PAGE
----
It has been an embarrassing week for security firm HBGary and its HBGary Federal offshoot. HBGary Federal CEO Aaron Barr thought he had unmasked the hacker hordes of Anonymous and was preparing to name and shame those responsible for co-ordinating the group's actions, including the denial-of-service attacks that hit MasterCard, Visa, and other perceived enemies of WikiLeaks late last year.
When Barr told one of those he believed to be an Anonymous ringleader about his forthcoming exposé, the Anonymous response was swift and humiliating. HBGary's servers were broken into, its e-mails pillaged and published to the world, its data destroyed, and its website defaced. As an added bonus, a second site owned and operated by Greg Hoglund, owner of HBGary, was taken offline and the user registration database published.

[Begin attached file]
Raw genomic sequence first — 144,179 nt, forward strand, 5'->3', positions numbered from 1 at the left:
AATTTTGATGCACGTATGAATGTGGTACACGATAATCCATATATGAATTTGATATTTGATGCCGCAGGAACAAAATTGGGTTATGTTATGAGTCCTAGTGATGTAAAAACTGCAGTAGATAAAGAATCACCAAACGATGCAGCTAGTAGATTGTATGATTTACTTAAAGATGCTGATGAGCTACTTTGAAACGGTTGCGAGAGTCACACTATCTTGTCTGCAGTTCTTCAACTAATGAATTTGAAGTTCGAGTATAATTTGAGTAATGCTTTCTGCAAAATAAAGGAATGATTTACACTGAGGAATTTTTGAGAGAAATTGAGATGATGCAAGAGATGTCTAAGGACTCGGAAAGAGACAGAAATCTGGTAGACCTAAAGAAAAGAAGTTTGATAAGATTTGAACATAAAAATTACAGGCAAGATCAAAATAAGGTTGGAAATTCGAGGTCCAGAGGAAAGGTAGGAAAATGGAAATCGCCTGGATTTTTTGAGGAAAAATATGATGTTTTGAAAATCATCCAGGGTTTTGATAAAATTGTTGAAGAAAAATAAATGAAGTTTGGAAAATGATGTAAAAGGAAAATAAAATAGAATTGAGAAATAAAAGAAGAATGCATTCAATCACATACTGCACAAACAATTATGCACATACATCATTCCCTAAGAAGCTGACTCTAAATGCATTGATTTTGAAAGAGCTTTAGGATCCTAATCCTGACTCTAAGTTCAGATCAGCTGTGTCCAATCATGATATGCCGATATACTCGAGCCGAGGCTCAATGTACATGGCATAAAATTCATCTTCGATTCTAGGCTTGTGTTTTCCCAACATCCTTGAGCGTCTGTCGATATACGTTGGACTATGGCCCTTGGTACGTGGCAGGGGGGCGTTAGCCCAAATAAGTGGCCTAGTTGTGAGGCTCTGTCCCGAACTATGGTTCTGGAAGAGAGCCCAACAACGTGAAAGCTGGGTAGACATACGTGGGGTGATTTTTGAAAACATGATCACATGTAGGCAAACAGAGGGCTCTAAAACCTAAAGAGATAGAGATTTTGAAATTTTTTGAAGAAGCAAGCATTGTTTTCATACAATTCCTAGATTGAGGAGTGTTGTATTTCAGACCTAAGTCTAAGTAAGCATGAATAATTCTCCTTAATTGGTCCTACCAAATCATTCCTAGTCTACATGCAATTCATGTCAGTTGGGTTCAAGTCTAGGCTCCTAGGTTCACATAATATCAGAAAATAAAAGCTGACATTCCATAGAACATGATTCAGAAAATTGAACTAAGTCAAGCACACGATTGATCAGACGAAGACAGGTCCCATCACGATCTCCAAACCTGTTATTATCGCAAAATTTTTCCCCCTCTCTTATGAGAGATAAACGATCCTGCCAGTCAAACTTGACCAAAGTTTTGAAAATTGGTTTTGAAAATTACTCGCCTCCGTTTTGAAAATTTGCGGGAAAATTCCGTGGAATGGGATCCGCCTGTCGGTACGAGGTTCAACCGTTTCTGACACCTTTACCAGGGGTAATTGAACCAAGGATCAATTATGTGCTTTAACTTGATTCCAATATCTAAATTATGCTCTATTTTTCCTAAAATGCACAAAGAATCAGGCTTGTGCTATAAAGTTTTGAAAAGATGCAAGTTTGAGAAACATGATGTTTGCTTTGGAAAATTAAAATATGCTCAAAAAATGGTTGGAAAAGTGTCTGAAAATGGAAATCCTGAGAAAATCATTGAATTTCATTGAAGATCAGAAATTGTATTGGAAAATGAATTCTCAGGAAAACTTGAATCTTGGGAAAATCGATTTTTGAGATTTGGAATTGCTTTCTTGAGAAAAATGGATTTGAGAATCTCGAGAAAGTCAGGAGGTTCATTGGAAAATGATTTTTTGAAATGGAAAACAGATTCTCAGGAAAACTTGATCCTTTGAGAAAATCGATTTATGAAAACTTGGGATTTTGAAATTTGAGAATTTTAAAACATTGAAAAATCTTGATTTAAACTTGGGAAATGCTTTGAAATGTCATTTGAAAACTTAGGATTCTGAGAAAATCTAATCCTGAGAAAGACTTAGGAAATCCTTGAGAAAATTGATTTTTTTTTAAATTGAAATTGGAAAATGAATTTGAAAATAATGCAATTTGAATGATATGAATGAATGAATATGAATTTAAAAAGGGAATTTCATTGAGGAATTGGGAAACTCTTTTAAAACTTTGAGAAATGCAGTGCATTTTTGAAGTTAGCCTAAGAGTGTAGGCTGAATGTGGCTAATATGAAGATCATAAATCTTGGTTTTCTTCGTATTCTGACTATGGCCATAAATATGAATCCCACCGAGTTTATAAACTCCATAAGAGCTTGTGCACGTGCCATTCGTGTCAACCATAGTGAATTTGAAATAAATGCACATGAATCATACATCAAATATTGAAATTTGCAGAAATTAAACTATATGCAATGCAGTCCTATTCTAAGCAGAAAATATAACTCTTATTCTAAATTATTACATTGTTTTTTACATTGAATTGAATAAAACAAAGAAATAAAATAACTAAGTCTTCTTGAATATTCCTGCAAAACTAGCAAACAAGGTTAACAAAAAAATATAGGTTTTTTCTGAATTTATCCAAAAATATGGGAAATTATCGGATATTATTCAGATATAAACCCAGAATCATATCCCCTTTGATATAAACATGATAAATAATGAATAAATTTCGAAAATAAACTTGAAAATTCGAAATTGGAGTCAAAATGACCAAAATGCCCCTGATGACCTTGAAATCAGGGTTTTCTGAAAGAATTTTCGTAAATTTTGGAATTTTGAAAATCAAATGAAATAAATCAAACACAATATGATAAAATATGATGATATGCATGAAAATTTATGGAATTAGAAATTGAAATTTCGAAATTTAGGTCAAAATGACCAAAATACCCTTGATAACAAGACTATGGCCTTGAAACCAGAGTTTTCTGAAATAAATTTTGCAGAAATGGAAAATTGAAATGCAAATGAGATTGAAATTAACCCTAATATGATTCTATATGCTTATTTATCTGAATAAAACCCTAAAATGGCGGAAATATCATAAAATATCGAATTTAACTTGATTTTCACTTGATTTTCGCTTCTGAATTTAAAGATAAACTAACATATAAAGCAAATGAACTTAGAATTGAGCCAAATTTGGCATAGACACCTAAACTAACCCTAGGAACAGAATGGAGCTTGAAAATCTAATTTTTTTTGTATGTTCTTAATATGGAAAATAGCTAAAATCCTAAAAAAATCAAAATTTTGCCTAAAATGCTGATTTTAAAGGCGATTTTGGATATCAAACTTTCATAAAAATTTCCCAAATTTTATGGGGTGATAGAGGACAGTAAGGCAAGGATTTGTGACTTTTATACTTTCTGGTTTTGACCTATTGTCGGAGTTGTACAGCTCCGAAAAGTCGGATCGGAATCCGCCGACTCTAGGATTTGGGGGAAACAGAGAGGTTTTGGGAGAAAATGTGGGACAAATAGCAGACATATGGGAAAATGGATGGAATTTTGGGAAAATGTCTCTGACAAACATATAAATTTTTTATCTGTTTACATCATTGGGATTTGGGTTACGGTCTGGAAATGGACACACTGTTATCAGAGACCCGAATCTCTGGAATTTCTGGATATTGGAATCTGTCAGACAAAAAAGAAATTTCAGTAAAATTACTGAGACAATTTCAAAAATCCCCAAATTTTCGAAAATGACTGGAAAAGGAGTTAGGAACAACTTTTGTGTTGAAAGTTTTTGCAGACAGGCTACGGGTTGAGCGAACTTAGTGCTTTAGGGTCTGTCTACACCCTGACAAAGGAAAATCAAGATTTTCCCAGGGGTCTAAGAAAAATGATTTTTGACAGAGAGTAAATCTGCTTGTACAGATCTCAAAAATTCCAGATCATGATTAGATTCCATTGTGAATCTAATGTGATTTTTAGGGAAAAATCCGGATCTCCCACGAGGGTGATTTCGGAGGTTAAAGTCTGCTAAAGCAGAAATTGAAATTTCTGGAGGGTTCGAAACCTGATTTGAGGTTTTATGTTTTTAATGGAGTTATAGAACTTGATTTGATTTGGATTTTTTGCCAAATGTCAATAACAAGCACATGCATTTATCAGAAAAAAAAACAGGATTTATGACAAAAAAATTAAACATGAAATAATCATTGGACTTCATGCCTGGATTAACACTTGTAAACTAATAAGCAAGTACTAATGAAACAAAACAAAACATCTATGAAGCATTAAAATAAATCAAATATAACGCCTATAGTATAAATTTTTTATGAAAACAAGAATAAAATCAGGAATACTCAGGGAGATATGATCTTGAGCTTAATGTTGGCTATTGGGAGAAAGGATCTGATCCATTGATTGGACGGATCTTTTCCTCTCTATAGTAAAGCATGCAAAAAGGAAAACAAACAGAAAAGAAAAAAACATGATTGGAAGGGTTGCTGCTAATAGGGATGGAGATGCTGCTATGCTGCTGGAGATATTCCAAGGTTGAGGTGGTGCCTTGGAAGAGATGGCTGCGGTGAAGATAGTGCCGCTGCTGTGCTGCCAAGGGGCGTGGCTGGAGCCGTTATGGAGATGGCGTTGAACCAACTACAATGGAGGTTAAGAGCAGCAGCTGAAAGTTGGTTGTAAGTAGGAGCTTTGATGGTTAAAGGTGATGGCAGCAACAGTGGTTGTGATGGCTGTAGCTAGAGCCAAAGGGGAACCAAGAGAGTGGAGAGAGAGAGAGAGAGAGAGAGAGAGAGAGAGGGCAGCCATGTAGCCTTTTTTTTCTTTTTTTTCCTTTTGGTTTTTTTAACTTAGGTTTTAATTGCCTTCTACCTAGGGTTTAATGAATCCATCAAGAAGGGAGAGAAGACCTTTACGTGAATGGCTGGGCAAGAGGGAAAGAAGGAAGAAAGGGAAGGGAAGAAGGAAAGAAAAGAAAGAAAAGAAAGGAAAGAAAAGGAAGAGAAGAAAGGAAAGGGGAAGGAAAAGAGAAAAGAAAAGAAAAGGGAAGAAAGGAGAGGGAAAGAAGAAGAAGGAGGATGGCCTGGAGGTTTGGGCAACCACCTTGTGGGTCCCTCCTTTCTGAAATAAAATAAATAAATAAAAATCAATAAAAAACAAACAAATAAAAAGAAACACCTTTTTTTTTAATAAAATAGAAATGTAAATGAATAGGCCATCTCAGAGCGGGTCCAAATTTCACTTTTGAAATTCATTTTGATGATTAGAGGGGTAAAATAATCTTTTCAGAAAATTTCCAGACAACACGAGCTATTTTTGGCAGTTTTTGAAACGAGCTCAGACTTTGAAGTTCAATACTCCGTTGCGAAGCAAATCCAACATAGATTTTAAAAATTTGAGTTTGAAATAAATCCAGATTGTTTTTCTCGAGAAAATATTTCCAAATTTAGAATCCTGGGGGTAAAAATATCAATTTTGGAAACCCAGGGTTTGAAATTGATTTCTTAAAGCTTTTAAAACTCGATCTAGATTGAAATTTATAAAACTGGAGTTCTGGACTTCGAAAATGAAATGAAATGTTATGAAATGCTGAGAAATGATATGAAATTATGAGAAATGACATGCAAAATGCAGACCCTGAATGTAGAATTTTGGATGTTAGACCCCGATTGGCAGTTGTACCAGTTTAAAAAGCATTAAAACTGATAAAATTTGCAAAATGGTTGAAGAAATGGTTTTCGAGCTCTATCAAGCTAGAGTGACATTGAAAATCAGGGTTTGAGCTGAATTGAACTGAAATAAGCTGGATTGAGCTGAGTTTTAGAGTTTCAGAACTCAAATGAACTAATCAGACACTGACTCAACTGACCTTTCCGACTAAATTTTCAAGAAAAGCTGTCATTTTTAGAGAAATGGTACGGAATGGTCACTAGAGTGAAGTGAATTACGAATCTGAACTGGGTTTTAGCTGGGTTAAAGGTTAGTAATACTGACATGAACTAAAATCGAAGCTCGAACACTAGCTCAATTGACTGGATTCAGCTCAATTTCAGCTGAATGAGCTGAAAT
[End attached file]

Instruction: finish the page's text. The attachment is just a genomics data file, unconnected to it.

Over the last week, I've talked to some of those who participated in the HBGary hack to learn in detail how they penetrated HBGary's defenses and gave the company such a stunning black eye—and what the HBGary example means for the rest of us mere mortals who use the Internet.
This is an incredible expose of the attacks on HBGary that underscores the need to be vigilant about enforcing security practices for all users, but especially ones that have the "keys to the kingdom".
The other important take-away from this article is that you need to pick your web development partner carefully, picking the wrong one in an attempt to cut corners could cost you more in the long run...a lot more.